Editor’s note: Gen. David Goldfein, the Air Force Chief of Staff, is traveling through Europe this week. Defense News reporter Valerie Insinna is accompanying him.
When historians look back on the 20th and early 21st centuries, it seems likely that one of the more important historical footnotes will be the enduring power of the trans-Atlantic alliance and NATO. For more than 70 years, our ties have kept the peace in Europe, boosted economic growth and fostered democratic ideals well beyond the two continents.
The challenges in the early years of the alliance were stark, and the transition from a catastrophic “hot” war to a Cold War was felt from the Iberian Peninsula to Scandinavia. Today, our allies face a more insidious threat from a disruptive Russia, which is proliferating disinformation, cyber threats and hybrid warfare onto Europe’s doorstep.
This week, I am meeting with many of our closest partners across NATO to discuss the challenges and opportunities we face while assuring our friends that the U.S. Air Force is committed to cooperative security for our countries. We will almost certainly travel new paths in the years ahead, focusing on an array of new threats and harvesting new and exciting technologies, but our fundamental relationships and commitments will endure.
Among the themes we are tackling this week are the growing cyber and disinformation attacks from Russia, the importance of space in our mutual defense and an emerging field of battle known as “multidomain operations.” It means fighting together on the ground, at sea and in air, space and cyberspace — simultaneously and with unmatched speed.
Future fights will be won by the side that can see and understand more, make faster decisions using artificial intelligence and other tools, and bring military capabilities to bear at a pace and scale that overwhelm an adversary. Getting this right in a networked approach that allows us to operate together is the number one challenge of our time and the number one opportunity going forward.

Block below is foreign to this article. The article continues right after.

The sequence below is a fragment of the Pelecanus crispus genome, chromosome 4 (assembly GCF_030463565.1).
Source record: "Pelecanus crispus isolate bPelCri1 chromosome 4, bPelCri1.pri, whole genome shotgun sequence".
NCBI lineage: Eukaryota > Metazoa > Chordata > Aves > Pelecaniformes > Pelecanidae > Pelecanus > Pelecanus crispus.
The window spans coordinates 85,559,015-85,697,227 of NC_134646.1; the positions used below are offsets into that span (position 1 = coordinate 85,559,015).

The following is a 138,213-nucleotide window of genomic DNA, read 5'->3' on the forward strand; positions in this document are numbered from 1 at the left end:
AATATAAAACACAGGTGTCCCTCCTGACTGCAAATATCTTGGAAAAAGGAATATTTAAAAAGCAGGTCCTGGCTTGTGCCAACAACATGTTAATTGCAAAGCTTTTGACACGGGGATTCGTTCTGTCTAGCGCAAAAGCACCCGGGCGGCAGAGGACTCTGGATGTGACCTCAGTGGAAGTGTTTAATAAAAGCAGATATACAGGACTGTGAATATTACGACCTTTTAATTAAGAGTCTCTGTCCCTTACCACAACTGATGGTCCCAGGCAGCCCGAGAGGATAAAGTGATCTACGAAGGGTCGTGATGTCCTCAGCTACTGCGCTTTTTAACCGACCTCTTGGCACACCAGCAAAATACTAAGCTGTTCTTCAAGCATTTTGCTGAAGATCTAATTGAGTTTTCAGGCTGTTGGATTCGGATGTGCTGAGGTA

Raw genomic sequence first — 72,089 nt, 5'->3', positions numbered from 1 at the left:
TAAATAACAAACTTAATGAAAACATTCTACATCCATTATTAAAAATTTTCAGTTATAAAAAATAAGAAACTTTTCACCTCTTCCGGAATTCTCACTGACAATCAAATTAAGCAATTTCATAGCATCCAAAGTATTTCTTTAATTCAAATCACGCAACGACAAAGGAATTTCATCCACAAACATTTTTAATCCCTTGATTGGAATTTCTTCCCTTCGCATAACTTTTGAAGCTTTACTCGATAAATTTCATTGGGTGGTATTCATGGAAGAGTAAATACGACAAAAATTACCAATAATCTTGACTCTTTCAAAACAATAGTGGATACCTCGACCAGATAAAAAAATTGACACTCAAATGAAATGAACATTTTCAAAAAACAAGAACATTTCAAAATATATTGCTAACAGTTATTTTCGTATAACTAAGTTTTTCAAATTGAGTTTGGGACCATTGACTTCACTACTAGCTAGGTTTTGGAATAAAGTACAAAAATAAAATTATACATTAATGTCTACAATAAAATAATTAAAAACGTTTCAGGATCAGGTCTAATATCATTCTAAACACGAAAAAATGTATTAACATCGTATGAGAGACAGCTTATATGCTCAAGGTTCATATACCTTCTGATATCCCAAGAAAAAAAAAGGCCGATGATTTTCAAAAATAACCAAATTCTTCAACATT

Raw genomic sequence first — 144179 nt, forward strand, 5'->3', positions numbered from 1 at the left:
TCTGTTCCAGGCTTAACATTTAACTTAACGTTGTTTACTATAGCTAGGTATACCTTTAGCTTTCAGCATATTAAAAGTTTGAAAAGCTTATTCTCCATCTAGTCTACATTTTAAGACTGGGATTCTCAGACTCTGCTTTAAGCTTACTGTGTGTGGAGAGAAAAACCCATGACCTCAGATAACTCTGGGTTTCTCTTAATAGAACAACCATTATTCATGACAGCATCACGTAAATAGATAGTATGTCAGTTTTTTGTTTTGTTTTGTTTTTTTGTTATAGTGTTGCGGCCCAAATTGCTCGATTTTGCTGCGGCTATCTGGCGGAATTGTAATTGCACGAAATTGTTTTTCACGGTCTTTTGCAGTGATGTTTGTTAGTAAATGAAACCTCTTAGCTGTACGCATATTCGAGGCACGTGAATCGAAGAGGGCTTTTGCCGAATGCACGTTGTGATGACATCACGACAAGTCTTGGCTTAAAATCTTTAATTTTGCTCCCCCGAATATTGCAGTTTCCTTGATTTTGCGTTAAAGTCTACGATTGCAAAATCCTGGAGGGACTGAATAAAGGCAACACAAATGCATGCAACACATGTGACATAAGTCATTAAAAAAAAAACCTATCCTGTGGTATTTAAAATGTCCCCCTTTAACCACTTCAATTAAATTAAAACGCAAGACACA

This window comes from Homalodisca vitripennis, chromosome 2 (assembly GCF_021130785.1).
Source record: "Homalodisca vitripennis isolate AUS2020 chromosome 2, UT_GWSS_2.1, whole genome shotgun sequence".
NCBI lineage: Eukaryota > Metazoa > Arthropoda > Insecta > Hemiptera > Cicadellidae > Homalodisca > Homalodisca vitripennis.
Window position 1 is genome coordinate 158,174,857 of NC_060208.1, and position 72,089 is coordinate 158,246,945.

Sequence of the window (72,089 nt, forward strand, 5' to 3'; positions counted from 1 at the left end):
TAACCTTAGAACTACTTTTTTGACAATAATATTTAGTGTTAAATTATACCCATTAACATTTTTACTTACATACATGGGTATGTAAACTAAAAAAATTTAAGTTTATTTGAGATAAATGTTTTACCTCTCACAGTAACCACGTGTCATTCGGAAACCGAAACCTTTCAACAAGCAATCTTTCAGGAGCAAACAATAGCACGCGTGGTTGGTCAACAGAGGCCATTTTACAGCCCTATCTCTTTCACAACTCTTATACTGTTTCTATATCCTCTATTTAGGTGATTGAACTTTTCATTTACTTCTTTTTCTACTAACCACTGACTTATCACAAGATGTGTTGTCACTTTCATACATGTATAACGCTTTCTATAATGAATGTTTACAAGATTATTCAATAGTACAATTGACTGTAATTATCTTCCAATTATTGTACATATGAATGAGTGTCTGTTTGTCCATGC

The NATO Cooperative Cyber Defence Centre in Estonia is one of the smartest places on the planet to observe how this small but vibrant country defends itself against a daily threat. Our stop in Estonia this week afforded an opportunity to hear what they have learned and find new paths of cooperation as we stand up a new numbered Air Force focused on information warfare.
From Estonia, I traveled to Finland to meet with a partner nation that shares an 800-mile border with Russia. We discussed interoperability as we build the network required to execute multi-domain operations. I especially wanted to understand their lessons learned from major military exercises like BALTOPS and the ongoing Baltic Air Policing missions. One highlight from the stop in Finland was flying an F-18 sortie with Maj. Gen. Pasi Jokinen.
In England, I was honored to speak at the annual Airpower Symposium and walk the attendees through an operational scenario that highlights the key attributes of “Multi-domain” operations and the command-and-control networks required to deter and, if deterrence fails, fight and win.
My final stop will be to visit Thule Air Base, Greenland. It is a fitting end to a journey focused on a new way of warfare, all the while celebrating the strength and professionalism of our force. We are forging important alliances for future space operations so critical to our missions to defend the Arctic and our respective homelands. Thule is key strategic terrain in this fight.
While the nature of war remains consistent, the character of war is changing. Emerging technologies present all of us an extraordinary opportunity to advance our interoperability, our training and our capabilities to overwhelm any potential adversary from all domains. If we get it right, it might redefine deterrence in the 21st Century.
Gen. David Goldfein is the U.S. Air Force chief of staff and has had five assignments to U.S. military bases in Europe.